Dutch universities boycott Elsevier

‘Science is not a goal in itself. Just as art is only art once it is seen, knowledge only becomes knowledge once it is shared.’

So said the Dutch State Secretary for Education, Sander Dekker, in 2014. Now the Dutch universities are putting their money where their mouth is by boycotting Elsevier, the publisher best known for dubious business practices and extortionate fees.

The Dutch universities have a strong preference for Gold OA and have been unable to reach agreement with Elsevier in negotiations, so are taking action. From the University of Tilburg’s website:

As a first step in boycotting the publisher, the Association of Universities in the Netherlands (VSNU) has asked all scientists that are editor in chief of a journal published by Elsevier to give up their post. According to the VSNU in daily NRC, the reactions varied from very willing to consider this to some reluctance.

A variety of linguistics journals are published with Elsevier, including the prestigious Lingua. It will be interesting to see how linguists respond to this call.

You can read more on the potential significance of this boycott at Cambridge’s Unlocking Research blog.

TROLLing: new open data archive

Linguists at the University of Tromsø have released a new repository for language and linguistic data, which is fully open access.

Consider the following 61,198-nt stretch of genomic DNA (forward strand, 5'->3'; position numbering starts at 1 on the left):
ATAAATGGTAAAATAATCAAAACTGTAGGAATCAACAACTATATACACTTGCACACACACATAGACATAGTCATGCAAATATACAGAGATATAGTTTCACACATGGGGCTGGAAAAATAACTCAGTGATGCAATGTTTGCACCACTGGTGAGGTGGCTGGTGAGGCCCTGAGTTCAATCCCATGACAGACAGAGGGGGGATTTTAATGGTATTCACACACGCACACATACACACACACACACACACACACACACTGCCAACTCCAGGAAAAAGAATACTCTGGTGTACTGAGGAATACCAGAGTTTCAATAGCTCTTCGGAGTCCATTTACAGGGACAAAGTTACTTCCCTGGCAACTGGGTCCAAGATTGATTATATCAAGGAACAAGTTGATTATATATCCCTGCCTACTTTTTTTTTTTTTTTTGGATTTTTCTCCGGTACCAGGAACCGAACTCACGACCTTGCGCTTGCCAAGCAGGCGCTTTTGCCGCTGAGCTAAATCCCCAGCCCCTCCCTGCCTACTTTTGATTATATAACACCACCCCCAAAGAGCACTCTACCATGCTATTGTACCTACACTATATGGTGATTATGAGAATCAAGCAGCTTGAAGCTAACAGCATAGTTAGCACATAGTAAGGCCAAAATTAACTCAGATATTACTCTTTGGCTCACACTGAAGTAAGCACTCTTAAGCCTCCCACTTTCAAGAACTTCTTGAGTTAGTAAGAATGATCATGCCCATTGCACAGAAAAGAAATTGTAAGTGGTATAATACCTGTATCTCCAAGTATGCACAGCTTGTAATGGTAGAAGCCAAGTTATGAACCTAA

From the archive’s About page:

The Tromsø Repository of Language and Linguistics (TROLLing) is designed as an archive of linguistic data and statistical code. The archive is open access, which means that all information is available to to everyone. All postings are accompanied by searchable metadata that identify the researchers, the languages and linguistic phenomena involved, the statistical methods applied, and scholarly publications based on the data (where relevant).

Linguists worldwide are invited to post datasets and statistical models used in linguistic research. The TROLLing Steering Committee is responsible for the scientific content of the archive, whereas the University Library provides quality and relevance control, in addition to user management. The University Library also oversees the technical and legal structure of TROLLing.

You can visit the archive here. There’s also an amusing promotional video: